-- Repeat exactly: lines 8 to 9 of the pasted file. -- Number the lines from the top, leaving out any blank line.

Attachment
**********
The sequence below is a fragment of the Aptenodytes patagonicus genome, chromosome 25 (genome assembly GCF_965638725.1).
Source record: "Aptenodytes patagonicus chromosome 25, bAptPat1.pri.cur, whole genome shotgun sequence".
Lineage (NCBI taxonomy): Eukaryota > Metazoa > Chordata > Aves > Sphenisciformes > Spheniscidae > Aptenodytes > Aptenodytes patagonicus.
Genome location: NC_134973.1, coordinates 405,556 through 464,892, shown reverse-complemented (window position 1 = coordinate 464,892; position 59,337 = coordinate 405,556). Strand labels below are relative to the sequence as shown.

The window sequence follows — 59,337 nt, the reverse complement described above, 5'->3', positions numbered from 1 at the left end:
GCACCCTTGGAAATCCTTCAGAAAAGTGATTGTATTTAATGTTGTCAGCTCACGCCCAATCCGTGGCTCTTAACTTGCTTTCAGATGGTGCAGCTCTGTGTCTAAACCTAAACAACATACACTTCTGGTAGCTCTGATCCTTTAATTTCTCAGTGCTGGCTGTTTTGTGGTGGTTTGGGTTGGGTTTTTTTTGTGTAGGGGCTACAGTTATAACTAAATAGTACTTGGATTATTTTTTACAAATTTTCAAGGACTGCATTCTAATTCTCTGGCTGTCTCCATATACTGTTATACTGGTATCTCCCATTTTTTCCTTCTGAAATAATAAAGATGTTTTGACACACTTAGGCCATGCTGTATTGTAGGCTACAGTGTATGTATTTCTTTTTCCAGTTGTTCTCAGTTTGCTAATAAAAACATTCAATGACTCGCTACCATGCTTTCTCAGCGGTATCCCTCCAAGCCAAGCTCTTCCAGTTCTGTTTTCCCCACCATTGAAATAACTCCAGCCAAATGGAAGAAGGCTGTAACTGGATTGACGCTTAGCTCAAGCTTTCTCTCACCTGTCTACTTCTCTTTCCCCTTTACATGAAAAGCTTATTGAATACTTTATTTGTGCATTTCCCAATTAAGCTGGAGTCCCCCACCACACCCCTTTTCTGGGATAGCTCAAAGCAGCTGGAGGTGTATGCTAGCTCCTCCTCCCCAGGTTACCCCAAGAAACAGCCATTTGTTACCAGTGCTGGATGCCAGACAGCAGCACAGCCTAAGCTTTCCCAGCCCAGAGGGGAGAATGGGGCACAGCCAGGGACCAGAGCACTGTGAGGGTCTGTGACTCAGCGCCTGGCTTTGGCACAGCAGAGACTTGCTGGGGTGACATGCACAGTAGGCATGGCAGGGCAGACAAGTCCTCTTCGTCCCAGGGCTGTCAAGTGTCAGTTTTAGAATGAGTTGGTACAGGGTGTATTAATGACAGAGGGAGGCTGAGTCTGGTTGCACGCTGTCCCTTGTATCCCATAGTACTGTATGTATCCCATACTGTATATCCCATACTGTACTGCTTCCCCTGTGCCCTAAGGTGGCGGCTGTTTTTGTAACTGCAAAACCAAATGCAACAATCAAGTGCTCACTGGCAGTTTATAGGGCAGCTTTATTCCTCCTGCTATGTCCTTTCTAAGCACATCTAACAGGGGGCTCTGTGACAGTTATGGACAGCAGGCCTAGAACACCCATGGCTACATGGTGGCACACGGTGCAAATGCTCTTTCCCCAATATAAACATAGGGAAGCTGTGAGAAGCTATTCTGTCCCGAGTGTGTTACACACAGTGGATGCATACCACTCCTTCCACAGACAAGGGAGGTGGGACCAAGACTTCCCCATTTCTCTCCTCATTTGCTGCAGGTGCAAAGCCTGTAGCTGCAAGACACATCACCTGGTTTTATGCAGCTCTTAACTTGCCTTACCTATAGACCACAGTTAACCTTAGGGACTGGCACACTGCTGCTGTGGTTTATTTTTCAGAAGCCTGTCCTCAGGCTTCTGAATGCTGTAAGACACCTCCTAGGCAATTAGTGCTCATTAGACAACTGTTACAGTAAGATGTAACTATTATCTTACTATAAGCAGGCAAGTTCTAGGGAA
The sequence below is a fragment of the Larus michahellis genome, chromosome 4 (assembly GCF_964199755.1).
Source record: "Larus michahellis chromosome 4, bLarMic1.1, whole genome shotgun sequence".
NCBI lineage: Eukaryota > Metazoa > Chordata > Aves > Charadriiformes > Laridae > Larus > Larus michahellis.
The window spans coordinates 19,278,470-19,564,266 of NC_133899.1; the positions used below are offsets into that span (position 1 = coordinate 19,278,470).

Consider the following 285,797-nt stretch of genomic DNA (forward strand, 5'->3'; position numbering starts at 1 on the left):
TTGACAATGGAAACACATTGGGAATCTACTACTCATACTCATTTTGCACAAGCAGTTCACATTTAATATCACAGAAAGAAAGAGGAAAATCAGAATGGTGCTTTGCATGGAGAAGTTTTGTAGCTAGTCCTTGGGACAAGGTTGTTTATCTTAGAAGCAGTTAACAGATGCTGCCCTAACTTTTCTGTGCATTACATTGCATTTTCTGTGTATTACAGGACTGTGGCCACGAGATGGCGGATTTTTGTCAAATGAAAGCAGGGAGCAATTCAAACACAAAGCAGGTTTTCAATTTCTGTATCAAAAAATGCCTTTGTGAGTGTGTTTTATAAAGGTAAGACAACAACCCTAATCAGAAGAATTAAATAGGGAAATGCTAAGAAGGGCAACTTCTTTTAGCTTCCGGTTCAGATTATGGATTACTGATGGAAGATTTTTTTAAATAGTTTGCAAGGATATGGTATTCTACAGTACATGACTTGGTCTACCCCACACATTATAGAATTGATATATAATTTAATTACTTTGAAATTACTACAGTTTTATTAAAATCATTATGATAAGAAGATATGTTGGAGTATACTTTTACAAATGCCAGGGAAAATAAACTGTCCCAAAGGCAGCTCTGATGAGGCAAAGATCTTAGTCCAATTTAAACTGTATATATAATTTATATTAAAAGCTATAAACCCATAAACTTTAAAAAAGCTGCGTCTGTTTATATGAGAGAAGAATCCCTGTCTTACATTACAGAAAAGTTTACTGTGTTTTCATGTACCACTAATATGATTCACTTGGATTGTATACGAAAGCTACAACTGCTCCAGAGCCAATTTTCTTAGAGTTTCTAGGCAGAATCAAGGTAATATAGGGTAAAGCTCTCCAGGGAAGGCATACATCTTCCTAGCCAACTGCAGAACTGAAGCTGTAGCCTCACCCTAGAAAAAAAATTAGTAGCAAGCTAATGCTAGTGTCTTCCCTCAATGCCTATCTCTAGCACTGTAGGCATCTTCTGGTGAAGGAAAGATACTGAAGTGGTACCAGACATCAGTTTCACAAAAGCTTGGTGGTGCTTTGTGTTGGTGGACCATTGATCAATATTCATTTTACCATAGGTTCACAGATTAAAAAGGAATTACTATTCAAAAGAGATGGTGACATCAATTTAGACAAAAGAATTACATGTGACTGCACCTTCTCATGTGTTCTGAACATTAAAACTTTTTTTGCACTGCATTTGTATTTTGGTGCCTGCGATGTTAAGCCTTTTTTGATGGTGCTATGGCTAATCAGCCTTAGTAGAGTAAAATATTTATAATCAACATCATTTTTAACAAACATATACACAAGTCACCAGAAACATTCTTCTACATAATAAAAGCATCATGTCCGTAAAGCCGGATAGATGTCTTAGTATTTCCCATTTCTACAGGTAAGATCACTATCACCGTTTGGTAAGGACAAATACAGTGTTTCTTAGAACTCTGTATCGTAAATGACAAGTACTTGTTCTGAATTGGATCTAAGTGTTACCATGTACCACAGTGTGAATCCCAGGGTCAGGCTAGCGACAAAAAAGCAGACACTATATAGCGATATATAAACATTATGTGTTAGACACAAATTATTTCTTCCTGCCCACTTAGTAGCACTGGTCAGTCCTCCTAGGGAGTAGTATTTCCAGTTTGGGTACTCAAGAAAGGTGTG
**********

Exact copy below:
Source record: "Larus michahellis chromosome 4, bLarMic1.1, whole genome shotgun sequence".
NCBI lineage: Eukaryota > Metazoa > Chordata > Aves > Charadriiformes > Laridae > Larus > Larus michahellis.